UC Berkeley professor emeritus Robert Harlan dies at 84Historians in the News
tags: Emeritus Robert Harlan, UC Berkeley
Known for both his dry humor and inexplicable love for cats, professor emeritus Robert Harlan, who died peacefully on April 8, left behind a powerful presence on the UC Berkeley School of Information and the Bancroft Library. He was 84.
After a brief teaching stint at the University of Southern California for a few years following graduate school, Harlan found his true home at UC Berkeley as a faculty member in the School of Librarianship — now known as the School of Information — in 1963. Referred to as “Bob” by his fellow colleagues and students, Harlan devoted his time to researching early printing practices, specifically the export of British books to early American colonies.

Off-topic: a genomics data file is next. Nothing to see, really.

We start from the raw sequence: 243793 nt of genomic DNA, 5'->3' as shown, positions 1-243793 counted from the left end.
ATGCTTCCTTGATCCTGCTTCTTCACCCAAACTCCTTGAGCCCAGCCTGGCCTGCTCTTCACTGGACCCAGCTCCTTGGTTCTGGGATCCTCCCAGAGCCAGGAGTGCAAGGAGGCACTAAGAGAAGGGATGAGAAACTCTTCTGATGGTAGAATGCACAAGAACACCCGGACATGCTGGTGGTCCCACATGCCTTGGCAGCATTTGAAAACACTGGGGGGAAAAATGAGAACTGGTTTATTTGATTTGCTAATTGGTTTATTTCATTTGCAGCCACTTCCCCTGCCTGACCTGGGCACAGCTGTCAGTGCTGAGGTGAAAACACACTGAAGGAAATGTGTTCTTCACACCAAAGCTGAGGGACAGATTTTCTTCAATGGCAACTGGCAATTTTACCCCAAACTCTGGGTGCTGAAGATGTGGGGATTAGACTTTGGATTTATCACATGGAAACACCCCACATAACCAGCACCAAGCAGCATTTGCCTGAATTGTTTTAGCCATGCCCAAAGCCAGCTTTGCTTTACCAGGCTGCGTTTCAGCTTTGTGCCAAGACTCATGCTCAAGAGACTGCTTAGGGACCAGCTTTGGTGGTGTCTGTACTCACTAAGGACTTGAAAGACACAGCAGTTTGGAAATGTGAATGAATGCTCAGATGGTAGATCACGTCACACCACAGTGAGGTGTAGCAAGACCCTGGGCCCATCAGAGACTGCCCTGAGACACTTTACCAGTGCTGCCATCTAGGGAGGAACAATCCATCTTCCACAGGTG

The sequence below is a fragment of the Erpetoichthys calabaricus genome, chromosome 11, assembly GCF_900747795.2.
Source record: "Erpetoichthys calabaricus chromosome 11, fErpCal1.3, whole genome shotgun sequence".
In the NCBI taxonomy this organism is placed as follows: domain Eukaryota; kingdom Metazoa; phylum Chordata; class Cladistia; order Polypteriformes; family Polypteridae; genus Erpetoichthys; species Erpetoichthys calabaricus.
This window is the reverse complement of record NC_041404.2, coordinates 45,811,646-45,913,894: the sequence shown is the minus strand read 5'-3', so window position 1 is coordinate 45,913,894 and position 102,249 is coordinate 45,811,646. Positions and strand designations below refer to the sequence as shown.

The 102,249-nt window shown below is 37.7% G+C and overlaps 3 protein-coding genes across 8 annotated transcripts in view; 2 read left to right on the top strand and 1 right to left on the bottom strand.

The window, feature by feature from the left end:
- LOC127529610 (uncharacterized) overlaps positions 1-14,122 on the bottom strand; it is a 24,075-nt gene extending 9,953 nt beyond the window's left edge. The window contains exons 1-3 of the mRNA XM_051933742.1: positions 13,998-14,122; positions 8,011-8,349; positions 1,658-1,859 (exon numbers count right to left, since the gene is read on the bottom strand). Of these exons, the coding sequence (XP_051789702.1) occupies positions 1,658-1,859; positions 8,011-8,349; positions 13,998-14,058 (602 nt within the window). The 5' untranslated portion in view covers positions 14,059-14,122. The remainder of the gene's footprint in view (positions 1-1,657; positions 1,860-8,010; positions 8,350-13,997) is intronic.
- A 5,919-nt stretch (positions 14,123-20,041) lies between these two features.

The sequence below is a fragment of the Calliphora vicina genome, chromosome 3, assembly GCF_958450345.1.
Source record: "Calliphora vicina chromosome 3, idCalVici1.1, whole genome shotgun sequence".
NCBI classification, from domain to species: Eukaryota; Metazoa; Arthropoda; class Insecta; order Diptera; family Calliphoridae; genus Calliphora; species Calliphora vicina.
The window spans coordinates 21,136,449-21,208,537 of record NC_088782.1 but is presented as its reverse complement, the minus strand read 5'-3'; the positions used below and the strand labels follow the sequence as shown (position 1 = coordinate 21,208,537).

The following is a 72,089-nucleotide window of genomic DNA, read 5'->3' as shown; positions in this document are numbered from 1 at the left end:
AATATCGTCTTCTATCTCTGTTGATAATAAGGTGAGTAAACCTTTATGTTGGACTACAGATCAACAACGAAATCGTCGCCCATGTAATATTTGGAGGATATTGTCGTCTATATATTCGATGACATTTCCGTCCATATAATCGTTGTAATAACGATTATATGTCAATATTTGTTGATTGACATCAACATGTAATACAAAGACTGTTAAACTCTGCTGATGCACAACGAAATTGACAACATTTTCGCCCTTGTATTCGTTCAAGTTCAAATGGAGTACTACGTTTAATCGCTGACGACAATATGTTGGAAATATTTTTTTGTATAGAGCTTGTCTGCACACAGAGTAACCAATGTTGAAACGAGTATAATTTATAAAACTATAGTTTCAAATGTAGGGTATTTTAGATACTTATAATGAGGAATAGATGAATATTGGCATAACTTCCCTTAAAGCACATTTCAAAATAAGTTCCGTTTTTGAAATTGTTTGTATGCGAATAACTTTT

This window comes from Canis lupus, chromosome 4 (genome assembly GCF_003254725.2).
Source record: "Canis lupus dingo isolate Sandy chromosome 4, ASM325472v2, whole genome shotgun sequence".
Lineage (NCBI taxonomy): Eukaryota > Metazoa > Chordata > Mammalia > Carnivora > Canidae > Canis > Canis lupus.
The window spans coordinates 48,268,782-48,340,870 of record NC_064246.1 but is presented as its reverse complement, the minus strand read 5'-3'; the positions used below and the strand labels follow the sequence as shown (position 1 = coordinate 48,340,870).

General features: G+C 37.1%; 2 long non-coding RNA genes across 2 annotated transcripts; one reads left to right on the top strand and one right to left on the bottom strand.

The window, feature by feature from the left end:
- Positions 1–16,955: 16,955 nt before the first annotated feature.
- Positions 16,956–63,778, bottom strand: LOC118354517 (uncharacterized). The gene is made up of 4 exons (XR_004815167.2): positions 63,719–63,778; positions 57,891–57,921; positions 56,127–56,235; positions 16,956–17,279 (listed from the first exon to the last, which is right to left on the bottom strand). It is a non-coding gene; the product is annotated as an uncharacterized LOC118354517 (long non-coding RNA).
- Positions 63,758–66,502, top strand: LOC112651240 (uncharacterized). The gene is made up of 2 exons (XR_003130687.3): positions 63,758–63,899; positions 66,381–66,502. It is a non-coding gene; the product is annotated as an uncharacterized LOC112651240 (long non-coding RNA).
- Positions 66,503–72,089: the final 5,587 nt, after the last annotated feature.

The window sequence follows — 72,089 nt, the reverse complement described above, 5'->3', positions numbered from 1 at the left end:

Upon his arrival at UC Berkeley, Harlan became fascinated with both the San Francisco printing world of the 19th century and the Bay Area fine printing movement of the mid-20th century, publishing several books on the subject. Even though most of Harlan’s research required solitary work, he still found time to invest himself in his students’ studies.
“He was the kind of person who always had his door open to faculty and students,” said UC Berkeley School of Information professor emerita Mary Kay Duggan, a former colleague of Harlan. “He was a person who students could talk to.”
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